Yes, if you work extremely hard, get good grades, do well on standardized testing and have amazing ECs, you stand a chance. It's only your Freshman year, so you have time to recover, but the fact that you got a 2.95 GPA in the 9th grade, when classes are easier, signals to schools that you lack diligence. If you're a 2.95 level student, are you sure you can get at least 4.0 the next few years? I mean, to bring your accumulative GPA up, you're going to need a GPA of over 4.0 (weighted) to be competitive. You have three years, so if you get your mind and heart into it, you can still get your grades up and gain admission. It's not going to be easy for you, not going to lie, but if it's any consolation, many schools (like Princeton and Stanford, off the top of my head) don't consider Freshman year grades in their admissions decisions.
It is not completely accurate to say that Princeton doesn't consider freshman grades at all. Princeton does look at class rank (or relative class standing in the case of schools that do not rank). So while Princeton might recalculate a GPA to exclude freshman grades, it will also note that a student is in say the top 25% of the class rather than the top 10% of the class.
Last edited by midatlmom; 08-09-2011 at 03:50 PM.
It definitely wouldnt hurt. I think my first post was a bit harsh, as well. Freshman year would be the ideal year to have a bad year like that, because the colleges will notice that you worked extremely hard to improve etc. however with schools such as Harvard they want to see consistency, a school such as Cornell or Brown would be more interested I would say
...schools such as Harvard they want to see consistency, a school such as Cornell or Brown would be more interested I would say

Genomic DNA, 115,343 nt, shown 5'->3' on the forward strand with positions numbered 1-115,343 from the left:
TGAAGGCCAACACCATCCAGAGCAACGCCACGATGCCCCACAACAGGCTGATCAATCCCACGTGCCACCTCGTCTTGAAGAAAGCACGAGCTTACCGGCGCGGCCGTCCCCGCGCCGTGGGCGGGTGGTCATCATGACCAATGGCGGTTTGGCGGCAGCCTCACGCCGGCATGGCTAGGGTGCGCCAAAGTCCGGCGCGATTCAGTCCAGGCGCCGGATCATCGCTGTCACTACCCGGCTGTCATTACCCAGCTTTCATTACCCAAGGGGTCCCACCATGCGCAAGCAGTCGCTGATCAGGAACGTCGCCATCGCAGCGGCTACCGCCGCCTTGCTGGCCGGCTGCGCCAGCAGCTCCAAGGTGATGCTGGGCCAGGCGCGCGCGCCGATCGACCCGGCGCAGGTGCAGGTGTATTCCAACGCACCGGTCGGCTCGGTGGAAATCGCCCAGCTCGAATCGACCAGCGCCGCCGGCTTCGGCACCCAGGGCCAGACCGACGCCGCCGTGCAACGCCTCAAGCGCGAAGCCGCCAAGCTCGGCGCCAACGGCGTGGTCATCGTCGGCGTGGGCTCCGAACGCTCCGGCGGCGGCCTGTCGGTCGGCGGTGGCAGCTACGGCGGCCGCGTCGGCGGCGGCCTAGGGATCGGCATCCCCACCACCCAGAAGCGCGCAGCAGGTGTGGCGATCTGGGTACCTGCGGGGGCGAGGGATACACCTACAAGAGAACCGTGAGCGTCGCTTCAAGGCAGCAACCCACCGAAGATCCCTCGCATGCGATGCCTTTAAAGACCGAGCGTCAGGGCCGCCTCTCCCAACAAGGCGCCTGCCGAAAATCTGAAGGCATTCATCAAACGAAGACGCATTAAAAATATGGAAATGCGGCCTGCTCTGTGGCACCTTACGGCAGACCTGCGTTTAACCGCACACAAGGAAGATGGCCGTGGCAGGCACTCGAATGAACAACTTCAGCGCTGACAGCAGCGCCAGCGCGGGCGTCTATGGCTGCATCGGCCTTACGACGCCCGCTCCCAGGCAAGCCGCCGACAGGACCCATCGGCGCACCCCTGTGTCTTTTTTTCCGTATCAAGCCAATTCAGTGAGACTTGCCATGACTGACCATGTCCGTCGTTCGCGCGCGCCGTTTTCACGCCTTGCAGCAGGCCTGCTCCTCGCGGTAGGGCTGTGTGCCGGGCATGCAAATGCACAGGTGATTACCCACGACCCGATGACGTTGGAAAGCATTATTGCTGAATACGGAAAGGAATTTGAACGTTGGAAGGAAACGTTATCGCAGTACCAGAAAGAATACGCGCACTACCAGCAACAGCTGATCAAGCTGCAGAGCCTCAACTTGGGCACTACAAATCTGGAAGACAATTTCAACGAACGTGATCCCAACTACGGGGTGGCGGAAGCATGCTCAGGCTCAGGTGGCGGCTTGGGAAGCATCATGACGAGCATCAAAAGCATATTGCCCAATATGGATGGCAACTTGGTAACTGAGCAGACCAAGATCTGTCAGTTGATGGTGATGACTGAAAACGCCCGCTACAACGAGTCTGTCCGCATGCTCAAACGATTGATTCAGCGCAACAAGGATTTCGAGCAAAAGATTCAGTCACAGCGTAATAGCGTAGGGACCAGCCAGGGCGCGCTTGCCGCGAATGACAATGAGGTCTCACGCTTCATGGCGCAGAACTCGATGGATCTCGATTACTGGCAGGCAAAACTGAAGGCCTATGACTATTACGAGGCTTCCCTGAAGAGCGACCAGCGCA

No, not at all. I know of a few people at Harvard that started off poorly Freshman year and ended up getting accepting. None of them came from a 2.95 GPA, however. It's obviously possible to get accepted, but let's not sugarcoat anything here... it's going to be very, very hard. Even if you do get amazing grades the next 2-2.5 years. I know you're still a Freshman, but you may want to consider transferring once you're in college.
Depends on why. One of my friends spent all freshman year dealing with an illness that kept her hospitalized for 8/9 months of the school year. She then came back and aced everything. That: excusable. Didn't really feel like school? Still possible, but a harder case to make.
Look, unless you have something 'special' that differentiates you from any other cc/over-achiever kid, you will have trouble getting into any school. Instead of focusing on what school you want to attend, focus on your own majors, focuses, and talents that could allow you to succeed in life.
I wasn't implying that there weren't circumstances involving deathly illness that were equally compelling, just describing the circumstances of the single low-freshman-year-GPA-possessing friend that I know here. The OP didn't tell us much about why he got that GPA, so I didn't want to write him a past he didn't tell us, whether that past be gangs or illness.
From what I understand, schools LOVE gradual improvement. I want to say it could be even better than a perfect 4.0, but I'd probably be lying. Show improvement towards a 4.0, even if you can't do it right away. You're not just a number and college admissions, especially at Harvard, know that. I cannot site the exact source, but several admissions officers say that As and Bs are acceptable. Keep working hard, I know high school is tough :/
^ Improvement is definitely a strong sign to an admissions officer of your determination to succeed, and may give you an edge over other "perfect" overachievers that you will be competing against.
However you need to bear in mind that your school academics will not be your selling point in the application process, as your freshman GPA will affect your overall GPA and class rank. Thus it is better to make up for this by taking AP/local college courses/independent study to demonstrate your academic capacity. It will be better for your chances to find some amazing ECs and quality summer programs for high school students (there are many threads on CC: TASP, RSI, SSP, etc.).
But the road will be long. A friend of mine who was accepted to Harvard (went to Stanford though) had very low frosh GPA, lower than yours. But he did some amazing community service projects, varsity captain for football and track, founded an African-American brotherhood group of sorts, jointly published a scientific paper, and brought his GPA to a 3.96. It's hard, but still possible. Best of luck in your future endeavors!